It's the penultimate issue of Forever Evil and things are rather heating up. Batman and a bevy of super-baddies led by Lex Luthor break into the fallen JLA satellite and battle the Crime Syndicate. The kidnapped Nightwing is found and he's in a sticky position. And the mysterious Man in the Hood stands revealed.
The unattractive cover promises a 'final fate' deal so I was expecting Dick Grayson to lose his legs or something - this is a comic written by Geoff Johns. He doesn't. Someone else does, mind, quelle surprise. Dick, though, is simply tied to a giant bomb which begins a countdown when Batman tries to free him, and the only way to disarm it is to stop his friend's heart. Batman isn't going to do that, but Luthor may be up for the job.
I say 'may' because it's pretty apparent Luthor, with his massive mind, has an idea. Batman, though, thinks he's going to kill Dick and Luthor doesn't bother telling him otherwise. It's forced tension, putting off Dick's destiny until next month.
A continuity-boggling reference to Doomsday aside, this is the only real off-note in an issue which shows how adept Johns is at pacing - there's lots of back and forth, with cut-aways just as we're about to find something out. The reveals do come, with only the Nightwing business failing to live up to the build-up - characters react as if the most awful thing in the world has happened to Dick, when he's simply strapped to a machine they know nothing about.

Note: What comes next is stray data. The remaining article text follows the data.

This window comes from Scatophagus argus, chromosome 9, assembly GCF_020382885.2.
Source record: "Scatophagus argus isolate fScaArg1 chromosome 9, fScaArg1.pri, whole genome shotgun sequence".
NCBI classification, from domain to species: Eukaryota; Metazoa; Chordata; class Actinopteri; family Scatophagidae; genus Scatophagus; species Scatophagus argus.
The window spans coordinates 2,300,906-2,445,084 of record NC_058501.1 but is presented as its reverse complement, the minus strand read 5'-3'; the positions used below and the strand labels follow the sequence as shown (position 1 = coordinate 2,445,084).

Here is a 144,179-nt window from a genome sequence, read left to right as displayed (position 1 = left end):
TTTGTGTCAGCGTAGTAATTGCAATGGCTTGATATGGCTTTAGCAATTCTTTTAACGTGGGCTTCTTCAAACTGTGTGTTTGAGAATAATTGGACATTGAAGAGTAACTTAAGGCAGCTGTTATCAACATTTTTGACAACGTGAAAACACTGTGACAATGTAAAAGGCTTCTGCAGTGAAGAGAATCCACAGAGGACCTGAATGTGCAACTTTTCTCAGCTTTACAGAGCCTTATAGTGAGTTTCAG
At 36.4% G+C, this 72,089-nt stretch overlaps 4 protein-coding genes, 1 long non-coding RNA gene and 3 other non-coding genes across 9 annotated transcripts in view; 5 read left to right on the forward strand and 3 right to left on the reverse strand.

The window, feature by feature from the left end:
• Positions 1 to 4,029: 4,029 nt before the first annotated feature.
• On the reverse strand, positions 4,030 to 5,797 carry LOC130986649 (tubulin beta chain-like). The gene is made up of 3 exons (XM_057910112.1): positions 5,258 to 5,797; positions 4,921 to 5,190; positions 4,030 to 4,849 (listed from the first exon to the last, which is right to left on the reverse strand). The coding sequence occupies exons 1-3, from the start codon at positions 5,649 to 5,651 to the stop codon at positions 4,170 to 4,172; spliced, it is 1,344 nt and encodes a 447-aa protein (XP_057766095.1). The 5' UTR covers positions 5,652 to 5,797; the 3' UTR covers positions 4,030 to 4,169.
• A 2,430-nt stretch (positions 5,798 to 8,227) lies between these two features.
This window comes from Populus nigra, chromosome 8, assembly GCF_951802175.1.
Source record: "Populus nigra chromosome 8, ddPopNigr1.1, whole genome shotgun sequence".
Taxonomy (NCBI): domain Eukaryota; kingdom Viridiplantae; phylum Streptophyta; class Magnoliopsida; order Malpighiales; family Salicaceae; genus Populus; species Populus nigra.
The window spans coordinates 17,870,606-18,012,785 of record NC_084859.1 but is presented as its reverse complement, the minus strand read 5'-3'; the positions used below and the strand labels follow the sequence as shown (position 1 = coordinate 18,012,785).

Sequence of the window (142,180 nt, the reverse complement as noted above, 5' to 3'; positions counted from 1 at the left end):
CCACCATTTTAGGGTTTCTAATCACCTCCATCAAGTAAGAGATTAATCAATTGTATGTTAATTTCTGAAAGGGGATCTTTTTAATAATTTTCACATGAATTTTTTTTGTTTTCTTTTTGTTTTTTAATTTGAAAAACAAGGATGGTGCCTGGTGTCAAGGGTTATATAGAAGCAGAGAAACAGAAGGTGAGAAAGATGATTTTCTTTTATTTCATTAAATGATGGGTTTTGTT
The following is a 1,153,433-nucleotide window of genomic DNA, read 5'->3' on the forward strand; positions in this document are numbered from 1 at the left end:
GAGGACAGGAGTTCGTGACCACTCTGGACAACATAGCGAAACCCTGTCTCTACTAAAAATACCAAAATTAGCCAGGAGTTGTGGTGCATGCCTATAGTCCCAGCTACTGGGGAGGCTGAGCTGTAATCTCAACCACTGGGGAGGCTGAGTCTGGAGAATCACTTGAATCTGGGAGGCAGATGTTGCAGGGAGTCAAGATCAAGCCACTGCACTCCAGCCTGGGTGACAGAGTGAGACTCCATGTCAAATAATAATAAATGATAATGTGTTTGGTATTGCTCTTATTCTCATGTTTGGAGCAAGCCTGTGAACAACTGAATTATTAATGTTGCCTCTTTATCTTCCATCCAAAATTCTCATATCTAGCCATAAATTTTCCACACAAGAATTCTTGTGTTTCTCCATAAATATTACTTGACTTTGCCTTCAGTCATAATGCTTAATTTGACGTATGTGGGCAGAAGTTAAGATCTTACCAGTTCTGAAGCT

The most enjoyable aspects of this issue are the character moments: Sinestro rubbing up against Luthor is delightful, while Lex himself makes an excellent point as regards the problem with super-heroes. Captain Cold, with a reference to one of his Silver Age appearances, shows just what he can do, while Batman gets to show some family feeling.
We've been waiting six months to learn just who the Syndicate brought from Earth 3 and it turns out most every guess I've seen is correct - Johns goes back to the Crisis on Infinite Earths well, but he does put an interesting twist on things. It's final page stuff, so I'm being careful, but I'm most curious as to why the Syndicate brought this guy across with them when they fear him so much.
The art by Finch, inker Richard Friend and colourist Sonia Oback is good, with clear storytelling and fine character choreography - there's never a problem following the flow. The final page is the standout, while earlier, the panic in Dick's eyes is especially well done. I would applaud the discretion of having one killing in silhouette, but as it's immediately followed by blood everywhere, perhaps not.
While I'm looking forward to the Forever Evil 'event' being over, so far as big, daft, loud stories go, this issue is pretty decent. And if that sounds like damning with faint praise, well, yes - this is DC Comics, where worlds live, worlds die and nothing will ever be the same again ... for at least three months. I hope that one day Johns and his fellow executives realise that while stories with massive stakes can be great, size isn't everything, and Forever Evil is simply comic book Viagra. This isn't an original thought, but it's true; constant events are wearying, and deliver diminishing returns in terms of excitement. Single-series tales filled with action and characterisation - such as Greg Pak and Aaron Kuder's current Superman-defining Action Comics run - can be far more satisfying. Certainly, they're more likely to be remembered fondly, as opposed to the Forever Evils of this world, which will surely elicit the question: which one was that?